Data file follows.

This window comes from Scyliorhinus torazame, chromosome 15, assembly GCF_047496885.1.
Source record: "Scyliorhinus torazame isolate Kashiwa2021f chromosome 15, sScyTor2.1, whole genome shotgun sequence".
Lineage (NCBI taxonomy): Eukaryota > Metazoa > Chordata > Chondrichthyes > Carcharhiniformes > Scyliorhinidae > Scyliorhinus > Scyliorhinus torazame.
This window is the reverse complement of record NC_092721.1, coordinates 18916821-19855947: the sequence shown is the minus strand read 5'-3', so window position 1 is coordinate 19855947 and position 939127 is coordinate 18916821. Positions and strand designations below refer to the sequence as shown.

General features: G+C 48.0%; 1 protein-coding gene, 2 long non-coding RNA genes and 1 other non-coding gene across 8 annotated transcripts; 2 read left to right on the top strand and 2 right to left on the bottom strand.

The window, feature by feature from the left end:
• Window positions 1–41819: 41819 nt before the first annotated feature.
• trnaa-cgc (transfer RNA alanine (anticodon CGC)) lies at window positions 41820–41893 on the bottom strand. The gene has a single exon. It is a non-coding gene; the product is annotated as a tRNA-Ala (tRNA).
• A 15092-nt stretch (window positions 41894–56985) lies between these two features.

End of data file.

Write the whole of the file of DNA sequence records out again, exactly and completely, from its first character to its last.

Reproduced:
This window comes from Scyliorhinus torazame, chromosome 15, assembly GCF_047496885.1.
Source record: "Scyliorhinus torazame isolate Kashiwa2021f chromosome 15, sScyTor2.1, whole genome shotgun sequence".
Lineage (NCBI taxonomy): Eukaryota > Metazoa > Chordata > Chondrichthyes > Carcharhiniformes > Scyliorhinidae > Scyliorhinus > Scyliorhinus torazame.
This window is the reverse complement of record NC_092721.1, coordinates 18916821-19855947: the sequence shown is the minus strand read 5'-3', so window position 1 is coordinate 19855947 and position 939127 is coordinate 18916821. Positions and strand designations below refer to the sequence as shown.

General features: G+C 48.0%; 1 protein-coding gene, 2 long non-coding RNA genes and 1 other non-coding gene across 8 annotated transcripts; 2 read left to right on the top strand and 2 right to left on the bottom strand.

The window, feature by feature from the left end:
• Window positions 1–41819: 41819 nt before the first annotated feature.
• trnaa-cgc (transfer RNA alanine (anticodon CGC)) lies at window positions 41820–41893 on the bottom strand. The gene has a single exon. It is a non-coding gene; the product is annotated as a tRNA-Ala (tRNA).
• A 15092-nt stretch (window positions 41894–56985) lies between these two features.